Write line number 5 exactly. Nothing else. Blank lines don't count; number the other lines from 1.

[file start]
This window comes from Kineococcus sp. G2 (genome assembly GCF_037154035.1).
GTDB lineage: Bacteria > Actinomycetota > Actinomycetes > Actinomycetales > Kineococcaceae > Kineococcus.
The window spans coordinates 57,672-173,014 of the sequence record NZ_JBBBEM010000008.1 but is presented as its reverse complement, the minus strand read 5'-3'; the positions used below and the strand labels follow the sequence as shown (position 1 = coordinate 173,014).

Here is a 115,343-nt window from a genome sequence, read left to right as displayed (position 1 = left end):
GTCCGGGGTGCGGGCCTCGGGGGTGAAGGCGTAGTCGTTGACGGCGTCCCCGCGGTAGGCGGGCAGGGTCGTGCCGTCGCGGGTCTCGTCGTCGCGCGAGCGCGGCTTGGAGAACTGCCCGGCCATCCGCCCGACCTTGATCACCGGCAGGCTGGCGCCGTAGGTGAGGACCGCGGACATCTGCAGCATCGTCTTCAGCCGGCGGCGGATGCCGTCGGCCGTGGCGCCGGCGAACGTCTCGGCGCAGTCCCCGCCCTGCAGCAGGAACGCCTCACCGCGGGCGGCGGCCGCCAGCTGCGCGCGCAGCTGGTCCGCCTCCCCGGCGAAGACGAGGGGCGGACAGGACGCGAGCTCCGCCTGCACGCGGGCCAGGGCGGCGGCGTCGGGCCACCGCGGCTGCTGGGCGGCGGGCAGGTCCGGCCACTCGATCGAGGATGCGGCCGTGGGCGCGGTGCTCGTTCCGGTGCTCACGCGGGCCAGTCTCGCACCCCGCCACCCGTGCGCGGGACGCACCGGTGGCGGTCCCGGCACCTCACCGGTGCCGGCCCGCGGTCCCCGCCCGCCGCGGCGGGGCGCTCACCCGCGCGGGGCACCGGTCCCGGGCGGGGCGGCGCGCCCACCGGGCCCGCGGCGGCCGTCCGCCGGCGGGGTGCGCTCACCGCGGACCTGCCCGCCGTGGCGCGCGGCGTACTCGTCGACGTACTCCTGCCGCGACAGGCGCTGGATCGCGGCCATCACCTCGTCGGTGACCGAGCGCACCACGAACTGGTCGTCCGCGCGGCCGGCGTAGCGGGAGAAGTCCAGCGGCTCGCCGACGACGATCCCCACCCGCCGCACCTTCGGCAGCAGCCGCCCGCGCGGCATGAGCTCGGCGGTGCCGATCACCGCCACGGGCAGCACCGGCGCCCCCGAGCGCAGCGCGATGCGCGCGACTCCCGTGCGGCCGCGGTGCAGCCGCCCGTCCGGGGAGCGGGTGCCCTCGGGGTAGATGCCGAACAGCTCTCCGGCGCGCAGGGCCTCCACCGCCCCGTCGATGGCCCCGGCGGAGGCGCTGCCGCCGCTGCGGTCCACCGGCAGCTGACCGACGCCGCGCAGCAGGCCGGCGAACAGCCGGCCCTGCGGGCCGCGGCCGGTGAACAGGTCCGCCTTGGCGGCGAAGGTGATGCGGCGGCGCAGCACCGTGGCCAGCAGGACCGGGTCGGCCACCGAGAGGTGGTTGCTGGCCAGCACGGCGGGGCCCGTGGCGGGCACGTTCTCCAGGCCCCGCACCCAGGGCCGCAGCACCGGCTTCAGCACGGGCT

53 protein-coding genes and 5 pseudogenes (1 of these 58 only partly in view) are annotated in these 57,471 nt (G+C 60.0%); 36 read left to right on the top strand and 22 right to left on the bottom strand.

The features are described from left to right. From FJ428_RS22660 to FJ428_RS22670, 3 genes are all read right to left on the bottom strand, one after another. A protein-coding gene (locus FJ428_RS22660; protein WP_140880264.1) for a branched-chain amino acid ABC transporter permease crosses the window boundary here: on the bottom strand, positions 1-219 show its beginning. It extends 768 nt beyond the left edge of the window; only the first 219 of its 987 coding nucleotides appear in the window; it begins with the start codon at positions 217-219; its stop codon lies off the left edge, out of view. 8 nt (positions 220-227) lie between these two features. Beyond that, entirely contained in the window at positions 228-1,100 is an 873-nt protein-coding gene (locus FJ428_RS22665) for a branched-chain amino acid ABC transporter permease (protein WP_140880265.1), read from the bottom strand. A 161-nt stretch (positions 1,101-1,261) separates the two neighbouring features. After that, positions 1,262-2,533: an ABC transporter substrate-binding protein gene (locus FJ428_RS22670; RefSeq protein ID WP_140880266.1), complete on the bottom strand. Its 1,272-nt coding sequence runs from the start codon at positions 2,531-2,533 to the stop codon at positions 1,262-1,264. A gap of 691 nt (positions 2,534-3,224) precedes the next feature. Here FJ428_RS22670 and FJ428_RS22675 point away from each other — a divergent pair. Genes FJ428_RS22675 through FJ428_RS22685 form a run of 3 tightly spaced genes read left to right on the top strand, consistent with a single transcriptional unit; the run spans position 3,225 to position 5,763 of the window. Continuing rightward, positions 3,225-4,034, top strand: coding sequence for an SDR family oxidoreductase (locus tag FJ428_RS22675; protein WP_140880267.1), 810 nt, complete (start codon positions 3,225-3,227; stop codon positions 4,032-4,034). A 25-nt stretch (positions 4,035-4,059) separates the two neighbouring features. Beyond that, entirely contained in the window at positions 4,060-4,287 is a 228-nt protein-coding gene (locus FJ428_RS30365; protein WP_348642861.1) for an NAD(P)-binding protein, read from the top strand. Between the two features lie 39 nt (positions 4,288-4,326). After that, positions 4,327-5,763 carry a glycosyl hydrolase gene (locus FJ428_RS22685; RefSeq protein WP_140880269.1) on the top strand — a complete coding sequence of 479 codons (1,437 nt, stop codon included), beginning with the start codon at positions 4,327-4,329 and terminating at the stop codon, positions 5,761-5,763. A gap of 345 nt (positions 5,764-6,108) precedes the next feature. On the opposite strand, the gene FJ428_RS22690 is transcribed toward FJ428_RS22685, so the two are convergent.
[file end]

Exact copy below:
GTCCGGGGTGCGGGCCTCGGGGGTGAAGGCGTAGTCGTTGACGGCGTCCCCGCGGTAGGCGGGCAGGGTCGTGCCGTCGCGGGTCTCGTCGTCGCGCGAGCGCGGCTTGGAGAACTGCCCGGCCATCCGCCCGACCTTGATCACCGGCAGGCTGGCGCCGTAGGTGAGGACCGCGGACATCTGCAGCATCGTCTTCAGCCGGCGGCGGATGCCGTCGGCCGTGGCGCCGGCGAACGTCTCGGCGCAGTCCCCGCCCTGCAGCAGGAACGCCTCACCGCGGGCGGCGGCCGCCAGCTGCGCGCGCAGCTGGTCCGCCTCCCCGGCGAAGACGAGGGGCGGACAGGACGCGAGCTCCGCCTGCACGCGGGCCAGGGCGGCGGCGTCGGGCCACCGCGGCTGCTGGGCGGCGGGCAGGTCCGGCCACTCGATCGAGGATGCGGCCGTGGGCGCGGTGCTCGTTCCGGTGCTCACGCGGGCCAGTCTCGCACCCCGCCACCCGTGCGCGGGACGCACCGGTGGCGGTCCCGGCACCTCACCGGTGCCGGCCCGCGGTCCCCGCCCGCCGCGGCGGGGCGCTCACCCGCGCGGGGCACCGGTCCCGGGCGGGGCGGCGCGCCCACCGGGCCCGCGGCGGCCGTCCGCCGGCGGGGTGCGCTCACCGCGGACCTGCCCGCCGTGGCGCGCGGCGTACTCGTCGACGTACTCCTGCCGCGACAGGCGCTGGATCGCGGCCATCACCTCGTCGGTGACCGAGCGCACCACGAACTGGTCGTCCGCGCGGCCGGCGTAGCGGGAGAAGTCCAGCGGCTCGCCGACGACGATCCCCACCCGCCGCACCTTCGGCAGCAGCCGCCCGCGCGGCATGAGCTCGGCGGTGCCGATCACCGCCACGGGCAGCACCGGCGCCCCCGAGCGCAGCGCGATGCGCGCGACTCCCGTGCGGCCGCGGTGCAGCCGCCCGTCCGGGGAGCGGGTGCCCTCGGGGTAGATGCCGAACAGCTCTCCGGCGCGCAGGGCCTCCACCGCCCCGTCGATGGCCCCGGCGGAGGCGCTGCCGCCGCTGCGGTCCACCGGCAGCTGACCGACGCCGCGCAGCAGGCCGGCGAACAGCCGGCCCTGCGGGCCGCGGCCGGTGAACAGGTCCGCCTTGGCGGCGAAGGTGATGCGGCGGCGCAGCACCGTGGCCAGCAGGACCGGGTCGGCCACCGAGAGGTGGTTGCTGGCCAGCACGGCGGGGCCCGTGGCGGGCACGTTCTCCAGGCCCCGCACCCAGGGCCGCAGCACCGGCTTCAGCACGGGCT